However, all the now-lawyers I went to college with took a very popular course on the Constitution. So it would be very realistic for Captshady's characters to choose that kind of course, even though it is not required in any way.

That was what I meant by "classic"--when a friend of mine took the course, other friends asked him if he was going to change his mind and go to law school instead of grad school. He is now a professor of US history, but at my school that course was so associated in people's minds with future attorneys that that was their first reaction.

Sorry for having not been clear about this in my earlier post!

Captshady
01-23-2009, 08:46 PM
I've now got the impression that if you ask anyone what they're majoring in, and get the answer "pre-law or pre-med," they're being a bit pretentious LOL. Like 'oh, I don't want to tell you biology or political science, because then you wouldn't know that I intend to be a doctor or lawyer.'

Teriann
01-23-2009, 09:05 PM
I believe some universities have a prelaw type major. A friend went to UC Santa Barbara, and she took a lot of criminal law and criminal procedure as an undergraduate. I think the standard undergraduate class, though, would be constitutional law, or an American Studies type of class which examines the constitution and structure of government.

Sacramento State also has a department called Criminal Justice. They send some folks to law school but most become police officers and investigators.

reenkam
01-23-2009, 10:46 PM
I went to my school's course list and found these:

Comparative Politics
American Foreign Policy
Urban Politics in the US
Policy Making in American Politics
International Security
International Political Economy
International Law and Institutions
Modern Political Thought
Contemporary Political Thought
Political Geography
Politics, Society, and Social Science
Contemporary American Politics
Political Economy of East Asia
Comparative South Asian Politics
Civil Rights, Civil Liberties
Religion and US Public Policy

There are some others. Those are all Poli Sci classes.

Also, at my school, you can take classes at the Law school like

Constitutional Law
Criminal Law
Intro IP Law and Policy (I don't know what IP means)
Property
Law and Economics
Globalization and Law
Legal Responses to Inequality

and lots more. those are all 500 level classes meaning (I think) that undergraduates can take them (I'm an English major and that's true for the English department, so I'm assuming...)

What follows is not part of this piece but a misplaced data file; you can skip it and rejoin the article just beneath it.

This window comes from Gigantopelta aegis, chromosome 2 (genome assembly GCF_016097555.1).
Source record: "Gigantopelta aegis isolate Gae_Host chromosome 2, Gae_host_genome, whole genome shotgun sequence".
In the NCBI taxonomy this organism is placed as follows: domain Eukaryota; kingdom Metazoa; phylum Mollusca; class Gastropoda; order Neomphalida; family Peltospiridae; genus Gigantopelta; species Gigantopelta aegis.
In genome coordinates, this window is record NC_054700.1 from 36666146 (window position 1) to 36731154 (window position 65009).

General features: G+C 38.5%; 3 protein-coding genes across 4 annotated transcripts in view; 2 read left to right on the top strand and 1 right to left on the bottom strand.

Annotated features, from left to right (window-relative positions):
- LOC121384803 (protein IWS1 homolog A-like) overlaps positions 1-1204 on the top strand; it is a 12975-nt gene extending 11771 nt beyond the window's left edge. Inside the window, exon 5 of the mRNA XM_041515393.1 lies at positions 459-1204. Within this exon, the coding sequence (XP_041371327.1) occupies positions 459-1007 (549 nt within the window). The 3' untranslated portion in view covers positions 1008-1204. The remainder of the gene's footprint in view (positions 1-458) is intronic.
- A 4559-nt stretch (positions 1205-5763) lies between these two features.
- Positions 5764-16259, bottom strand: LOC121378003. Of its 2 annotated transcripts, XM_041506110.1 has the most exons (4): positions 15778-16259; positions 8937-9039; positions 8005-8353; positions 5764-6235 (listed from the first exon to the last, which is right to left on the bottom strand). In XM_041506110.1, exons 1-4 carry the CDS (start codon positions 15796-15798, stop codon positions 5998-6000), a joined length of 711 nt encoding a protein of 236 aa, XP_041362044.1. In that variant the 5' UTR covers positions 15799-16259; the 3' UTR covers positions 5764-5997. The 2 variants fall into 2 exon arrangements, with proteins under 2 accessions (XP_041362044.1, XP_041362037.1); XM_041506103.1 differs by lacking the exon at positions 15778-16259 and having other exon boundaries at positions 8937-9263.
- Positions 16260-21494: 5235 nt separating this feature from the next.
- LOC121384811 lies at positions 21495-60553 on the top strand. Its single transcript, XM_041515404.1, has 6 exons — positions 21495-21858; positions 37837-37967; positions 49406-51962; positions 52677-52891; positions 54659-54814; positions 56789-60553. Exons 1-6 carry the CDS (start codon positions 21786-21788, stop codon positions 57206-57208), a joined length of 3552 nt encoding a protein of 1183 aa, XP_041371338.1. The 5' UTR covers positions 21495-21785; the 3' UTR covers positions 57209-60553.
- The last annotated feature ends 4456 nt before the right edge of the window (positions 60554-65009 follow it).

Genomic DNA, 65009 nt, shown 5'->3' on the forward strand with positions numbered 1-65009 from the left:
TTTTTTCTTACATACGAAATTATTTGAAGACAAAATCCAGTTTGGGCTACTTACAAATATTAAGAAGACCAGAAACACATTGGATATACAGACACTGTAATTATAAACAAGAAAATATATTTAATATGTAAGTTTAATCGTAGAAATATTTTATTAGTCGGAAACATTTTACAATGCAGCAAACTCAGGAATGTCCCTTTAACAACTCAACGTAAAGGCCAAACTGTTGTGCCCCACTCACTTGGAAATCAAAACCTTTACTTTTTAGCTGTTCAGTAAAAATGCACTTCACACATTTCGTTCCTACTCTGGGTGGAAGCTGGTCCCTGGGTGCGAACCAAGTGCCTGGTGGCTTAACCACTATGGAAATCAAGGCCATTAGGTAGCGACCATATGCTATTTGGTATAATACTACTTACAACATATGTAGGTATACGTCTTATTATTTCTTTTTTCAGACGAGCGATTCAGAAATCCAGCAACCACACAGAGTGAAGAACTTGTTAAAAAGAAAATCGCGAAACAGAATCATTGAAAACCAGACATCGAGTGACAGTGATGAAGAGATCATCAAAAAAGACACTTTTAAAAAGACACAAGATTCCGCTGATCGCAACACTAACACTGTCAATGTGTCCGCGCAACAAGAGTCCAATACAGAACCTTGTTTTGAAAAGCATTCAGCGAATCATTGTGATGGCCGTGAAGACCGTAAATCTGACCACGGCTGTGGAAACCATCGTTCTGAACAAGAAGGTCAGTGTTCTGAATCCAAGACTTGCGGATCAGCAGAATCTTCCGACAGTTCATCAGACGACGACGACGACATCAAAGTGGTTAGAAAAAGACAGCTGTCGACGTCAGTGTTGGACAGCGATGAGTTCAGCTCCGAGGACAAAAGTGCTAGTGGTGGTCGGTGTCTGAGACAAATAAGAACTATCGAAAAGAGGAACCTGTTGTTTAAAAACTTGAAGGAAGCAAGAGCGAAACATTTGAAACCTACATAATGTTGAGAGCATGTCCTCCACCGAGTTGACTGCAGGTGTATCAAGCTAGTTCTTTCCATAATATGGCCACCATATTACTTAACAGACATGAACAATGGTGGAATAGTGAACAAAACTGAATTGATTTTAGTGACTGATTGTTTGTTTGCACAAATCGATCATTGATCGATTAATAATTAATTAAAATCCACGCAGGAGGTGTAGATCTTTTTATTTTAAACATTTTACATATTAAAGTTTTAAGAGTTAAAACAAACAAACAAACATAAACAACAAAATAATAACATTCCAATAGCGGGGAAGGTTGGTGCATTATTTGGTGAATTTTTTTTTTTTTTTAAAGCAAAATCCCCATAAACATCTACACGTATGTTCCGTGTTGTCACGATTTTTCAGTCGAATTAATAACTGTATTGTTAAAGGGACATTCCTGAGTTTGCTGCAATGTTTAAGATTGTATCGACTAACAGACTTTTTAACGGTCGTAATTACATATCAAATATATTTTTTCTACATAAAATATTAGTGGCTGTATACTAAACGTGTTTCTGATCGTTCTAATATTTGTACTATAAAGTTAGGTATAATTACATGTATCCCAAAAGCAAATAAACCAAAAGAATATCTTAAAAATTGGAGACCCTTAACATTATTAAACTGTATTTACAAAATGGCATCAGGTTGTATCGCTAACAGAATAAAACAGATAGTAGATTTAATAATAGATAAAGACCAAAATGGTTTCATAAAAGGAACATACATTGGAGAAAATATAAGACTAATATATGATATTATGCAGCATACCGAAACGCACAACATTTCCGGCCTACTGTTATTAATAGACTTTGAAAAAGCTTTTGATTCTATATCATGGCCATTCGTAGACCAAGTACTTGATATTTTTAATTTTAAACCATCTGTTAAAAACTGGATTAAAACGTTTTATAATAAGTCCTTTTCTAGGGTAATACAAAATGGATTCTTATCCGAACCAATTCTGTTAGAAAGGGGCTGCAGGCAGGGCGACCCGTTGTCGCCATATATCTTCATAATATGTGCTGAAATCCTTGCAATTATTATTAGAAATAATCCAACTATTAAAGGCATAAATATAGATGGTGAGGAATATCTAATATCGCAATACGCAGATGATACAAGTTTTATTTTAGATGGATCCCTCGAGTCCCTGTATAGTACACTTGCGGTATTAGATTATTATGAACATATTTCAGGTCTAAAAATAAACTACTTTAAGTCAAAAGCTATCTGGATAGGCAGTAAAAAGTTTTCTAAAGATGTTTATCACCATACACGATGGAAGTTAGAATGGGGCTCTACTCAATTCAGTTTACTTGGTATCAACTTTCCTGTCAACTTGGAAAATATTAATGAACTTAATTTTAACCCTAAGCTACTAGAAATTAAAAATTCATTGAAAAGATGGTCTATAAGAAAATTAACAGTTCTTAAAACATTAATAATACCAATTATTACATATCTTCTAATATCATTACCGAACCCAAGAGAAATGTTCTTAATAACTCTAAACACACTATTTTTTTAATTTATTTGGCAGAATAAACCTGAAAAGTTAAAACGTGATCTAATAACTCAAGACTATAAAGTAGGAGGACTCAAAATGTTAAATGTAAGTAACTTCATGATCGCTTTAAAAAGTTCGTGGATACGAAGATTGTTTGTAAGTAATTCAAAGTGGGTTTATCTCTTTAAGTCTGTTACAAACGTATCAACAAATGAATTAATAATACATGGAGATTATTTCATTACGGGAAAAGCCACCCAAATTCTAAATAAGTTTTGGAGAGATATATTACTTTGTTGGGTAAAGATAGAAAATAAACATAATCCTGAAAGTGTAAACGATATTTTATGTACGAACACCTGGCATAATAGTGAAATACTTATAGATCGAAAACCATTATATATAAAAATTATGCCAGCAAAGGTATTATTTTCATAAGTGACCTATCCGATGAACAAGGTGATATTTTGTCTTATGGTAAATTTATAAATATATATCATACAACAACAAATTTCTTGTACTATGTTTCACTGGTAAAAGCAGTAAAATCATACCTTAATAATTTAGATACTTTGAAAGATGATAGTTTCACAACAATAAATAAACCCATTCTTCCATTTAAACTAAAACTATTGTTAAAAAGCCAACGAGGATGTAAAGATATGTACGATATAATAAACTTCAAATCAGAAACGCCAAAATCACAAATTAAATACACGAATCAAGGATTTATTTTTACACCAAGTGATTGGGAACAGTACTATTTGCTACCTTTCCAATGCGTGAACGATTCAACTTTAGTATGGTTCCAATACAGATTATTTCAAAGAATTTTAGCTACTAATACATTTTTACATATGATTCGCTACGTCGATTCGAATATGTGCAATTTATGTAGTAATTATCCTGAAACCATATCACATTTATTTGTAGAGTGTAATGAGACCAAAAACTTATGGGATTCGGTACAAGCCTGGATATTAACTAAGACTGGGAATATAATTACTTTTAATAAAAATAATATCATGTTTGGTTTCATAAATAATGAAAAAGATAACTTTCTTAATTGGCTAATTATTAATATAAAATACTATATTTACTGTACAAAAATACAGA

We don't have an actual pre-law major here, but you can go to career services or something and they have pre-law advisors. I checked that site and they recommend taking Legal Studies classes like:

INTRO TO LAW & LEG PROC
LAW OF CORP MGMT & FNCE
REAL ESTATE LAW
LAW OF MKTG & ANTITRUST
NEGOTIATION/CONFLICT RES

(sorry about the caps and shorthand, I got tired of typing the names so I copy/pasted it)

I hope this helped you somewhat!

WriteKnight
01-24-2009, 12:36 AM
IP law is 'Intellectual Properties" - Copyrights, Trademarks, Patents - that sort of thing. VERY important for us writerly types...

Again, there is no 'official' pre-law track - but it's fine if you want to establish that your MC's school offered courses that were commonly taken by those interested in a law or criminal justice career.

Zelenka
01-24-2009, 07:54 AM
I did a pre-law course before I started my law degree, but it was designed for mature students who hadn't been to school in a few years. We studied Law, Politics and English, out of a choice of about a dozen subjects, because we were told this was the combination the law schools preferred. In politics we studied things like Local Government and Administration, The Electoral System of the UK and Scottish Parliament, Prime-ministerial roles in government / Constitutional Studies, and trade unionism. In Law, we did introductions to Criminal Law, Contract Law, Legal Ethics (Euthanasia in particular) and Moveable Property Law (ie the law for property not including land or houses).

Richard White
01-24-2009, 07:46 PM
When I was in school, I worked with the Criminal Justice Department to create a Pre-Law Minor for myself to get ready for Law School. Give me some time to look up my transcript and I'll post what classes I had.

My "individualized" minor was 30 hours vs. the normal 20, but it was specifically oriented toward "law" vice the usual CJAD mixture of law, corrections, police procedural and other stuff.

semilargeintestine
01-25-2009, 01:04 AM
I've now got the impression that if you ask anyone what they're majoring in, and get the answer "pre-law or pre-med," they're being a bit pretentious LOL. Like 'oh, I don't want to tell you biology or political science, because then you wouldn't know that I intend to be a doctor or lawyer.'

You hit the nail on the head. There is no pre-med or pre-law. Certain schools will have them listed along a degree in biology or political science, but this is usually to show students that the specific major has the prerequisites built into the curriculum, so no additional courses are necessary (this doesn't apply to law school, since there are no prerequisites; however, podiatry school, PA school, med school, dental school, optometry school, veterinary school, etc. all have a specific course list that are necessary before matriculation).

When people say they are pre-law or pre-med, they want you to say, "Wow, a future doctor/lawyer! You must be really smart!" Usually, I just nod and smile, but if I'm in a bad mood, I will call them out on it and make them feel stupid.